Through The Esses - Sportscar Racing Is Coming To New Jersey In 2008
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© Andrew S. Hartwell

For sportscar fans living in the northeast corridor of the United States - the area running between Washington, DC in the south, to New York City in the north- there are no convenient (read: nearby) racing circuits to go to for professional road racing events. At the southern end of the corridor, Virginia International Raceway is several hundred miles south and west of Washington. At the north end, beautiful Lime Rock Park (in southwestern Connecticut) is really not too far, about 100 miles from the city, but the upstate Watkins Glen circuit is over 250 miles west. Anyone residing within the corridor simply has to resign themselves to having a long ride ahead to get to the racing action.

But that should not be the case come the summer of 2008. For it is then that the New Jersey Motorsports Park facility is slated to open in Millville, New Jersey. This location is about 130 miles south of New York, 150 miles north of Washington, and 46 miles south and east of Philadelphia.

And the plan is to have sportscar racing become as big an attraction as the casinos of Atlantic City, which lie waiting to collect your hard earned dollars just under 40 miles east of Millville.

But this new multifaceted motorsports facility will not have games of chance for the fans to indulge in. All the chances will be taken by the professional and vintage racers who will be tearing up the straight-aways and drifting through the corners of what is promised to be a modern and well planned racing facility with something to offer motorsports fans of every interest, from road racing to motocross to off-road racing.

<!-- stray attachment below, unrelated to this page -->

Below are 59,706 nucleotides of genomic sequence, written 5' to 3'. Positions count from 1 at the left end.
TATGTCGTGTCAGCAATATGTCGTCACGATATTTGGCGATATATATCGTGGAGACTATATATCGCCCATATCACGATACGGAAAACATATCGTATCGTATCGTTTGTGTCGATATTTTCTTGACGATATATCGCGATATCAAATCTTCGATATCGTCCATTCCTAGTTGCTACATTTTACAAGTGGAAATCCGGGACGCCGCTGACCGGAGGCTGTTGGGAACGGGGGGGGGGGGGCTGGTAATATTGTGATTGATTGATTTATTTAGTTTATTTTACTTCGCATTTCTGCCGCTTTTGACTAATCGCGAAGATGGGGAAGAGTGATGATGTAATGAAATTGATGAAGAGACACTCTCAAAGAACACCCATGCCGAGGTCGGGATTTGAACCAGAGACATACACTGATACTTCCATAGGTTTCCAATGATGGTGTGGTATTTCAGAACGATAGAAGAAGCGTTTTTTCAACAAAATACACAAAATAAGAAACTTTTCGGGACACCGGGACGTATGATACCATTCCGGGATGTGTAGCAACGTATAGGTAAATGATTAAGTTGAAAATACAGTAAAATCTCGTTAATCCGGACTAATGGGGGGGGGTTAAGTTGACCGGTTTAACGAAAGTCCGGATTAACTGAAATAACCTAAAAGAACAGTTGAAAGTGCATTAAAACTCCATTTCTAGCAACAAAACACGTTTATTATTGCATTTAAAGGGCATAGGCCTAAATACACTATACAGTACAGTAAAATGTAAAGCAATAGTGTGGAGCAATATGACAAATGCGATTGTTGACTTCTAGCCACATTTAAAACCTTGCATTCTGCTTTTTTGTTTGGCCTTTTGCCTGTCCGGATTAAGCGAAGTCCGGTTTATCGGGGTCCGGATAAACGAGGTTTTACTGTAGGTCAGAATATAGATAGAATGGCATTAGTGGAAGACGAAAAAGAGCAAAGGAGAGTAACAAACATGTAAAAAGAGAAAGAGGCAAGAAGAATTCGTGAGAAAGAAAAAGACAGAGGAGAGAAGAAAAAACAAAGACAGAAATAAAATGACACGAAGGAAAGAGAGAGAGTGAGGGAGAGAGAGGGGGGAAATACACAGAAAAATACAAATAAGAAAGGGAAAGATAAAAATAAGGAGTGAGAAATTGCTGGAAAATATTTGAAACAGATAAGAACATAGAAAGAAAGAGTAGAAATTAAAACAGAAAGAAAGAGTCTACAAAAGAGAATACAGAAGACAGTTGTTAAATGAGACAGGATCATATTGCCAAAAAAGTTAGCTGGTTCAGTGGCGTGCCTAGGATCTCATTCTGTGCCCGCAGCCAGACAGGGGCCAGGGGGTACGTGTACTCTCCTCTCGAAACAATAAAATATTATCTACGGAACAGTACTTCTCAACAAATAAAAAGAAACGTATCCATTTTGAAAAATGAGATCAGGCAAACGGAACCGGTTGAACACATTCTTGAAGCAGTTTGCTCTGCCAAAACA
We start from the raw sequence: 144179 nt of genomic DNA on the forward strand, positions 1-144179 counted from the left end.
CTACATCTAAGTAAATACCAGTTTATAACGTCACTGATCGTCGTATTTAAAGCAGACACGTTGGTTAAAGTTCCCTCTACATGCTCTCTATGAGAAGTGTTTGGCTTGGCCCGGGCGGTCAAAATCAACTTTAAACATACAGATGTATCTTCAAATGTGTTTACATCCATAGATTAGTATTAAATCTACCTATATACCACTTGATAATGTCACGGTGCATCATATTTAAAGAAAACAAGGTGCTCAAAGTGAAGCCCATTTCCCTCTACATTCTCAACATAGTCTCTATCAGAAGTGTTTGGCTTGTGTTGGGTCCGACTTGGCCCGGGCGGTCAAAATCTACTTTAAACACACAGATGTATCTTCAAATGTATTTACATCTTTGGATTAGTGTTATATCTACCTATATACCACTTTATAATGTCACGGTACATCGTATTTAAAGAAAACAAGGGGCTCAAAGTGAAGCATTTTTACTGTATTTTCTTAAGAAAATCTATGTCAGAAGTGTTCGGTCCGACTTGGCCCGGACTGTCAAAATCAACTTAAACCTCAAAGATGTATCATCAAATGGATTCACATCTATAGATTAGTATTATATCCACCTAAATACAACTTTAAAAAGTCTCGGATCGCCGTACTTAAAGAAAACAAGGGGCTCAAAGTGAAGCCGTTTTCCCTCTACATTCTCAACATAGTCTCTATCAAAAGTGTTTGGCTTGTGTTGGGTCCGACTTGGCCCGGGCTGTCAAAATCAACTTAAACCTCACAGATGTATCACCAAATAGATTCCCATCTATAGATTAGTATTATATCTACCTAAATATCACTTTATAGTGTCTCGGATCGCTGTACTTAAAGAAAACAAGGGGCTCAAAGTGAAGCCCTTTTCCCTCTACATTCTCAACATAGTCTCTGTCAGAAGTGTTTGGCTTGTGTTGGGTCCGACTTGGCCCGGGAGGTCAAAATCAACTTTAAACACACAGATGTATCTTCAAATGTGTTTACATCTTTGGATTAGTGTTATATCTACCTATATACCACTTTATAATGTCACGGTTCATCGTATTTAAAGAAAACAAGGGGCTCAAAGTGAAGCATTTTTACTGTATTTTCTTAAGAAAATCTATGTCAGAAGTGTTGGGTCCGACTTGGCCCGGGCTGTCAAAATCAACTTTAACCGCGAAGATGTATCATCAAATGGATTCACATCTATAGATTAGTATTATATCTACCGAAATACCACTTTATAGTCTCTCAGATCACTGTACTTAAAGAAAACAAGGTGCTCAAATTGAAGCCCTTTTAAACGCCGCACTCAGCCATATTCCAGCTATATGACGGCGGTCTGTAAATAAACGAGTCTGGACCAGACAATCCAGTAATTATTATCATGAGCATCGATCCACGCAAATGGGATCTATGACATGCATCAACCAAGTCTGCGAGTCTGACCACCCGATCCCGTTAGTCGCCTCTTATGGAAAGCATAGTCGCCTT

The facility is being developed on land adjacent to the Millville Airport. A tract of over 700 acres has been earmarked for the facility and the first phase of the construction will include over 500 of those acres.

One would have to believe a project of this magnitude would require some experienced minds be driving the process through the multiple phases, and numerous obstacles, to be met for this idea to become reality. We spoke with two of the primary initiators of this ambitious project, Lee Brahin and Joe Savaro, and learned quite a bit about what the future holds in store for them, for the town of Millville, and for race fans living along the northeast corridor.

We began by asking Brahin about the background story behind this effort to bring a new racing venue into existence. He began with the current status of the project.

There is no facility on the property today. This is a ground up project and certain construction activities are underway as we speak. We are taking ownership of the land next Monday and we are in the middle of closing a debt-equity deal with a participating lender.

The main principals in this project are myself, Lee Brahin - I am a real estate developer out of the Philadelphia area - and Harvey Siegel, who is a personal friend and partner in real estate projects, and one of the owners of Virginia International Raceway (VIR). Joe Savaro, who is presently an employee of one of my companies, Brahin Management Corporation, is also a full partner in this project and he has been instrumental in pulling together a lot of the activities required to make this happen. We three are the main players with the vision and the resources needed to bring this to fruition.

And we recently brought in another partner, a name that sportscar fans will know well, R.J. Valentine. He is a longtime racer and the owner of F1 Boston, the indoor karting facility.

The opportunity came across to us about four years ago at a real estate convention in New York. Joe had made friends with the Economic Development Director from the city of Millville.

Savaro: We went out for a drink and started talking about opportunities in the Millville area. He told me that the city had recently acquired land next to the airport and they were interested in putting a motorsports park on the proper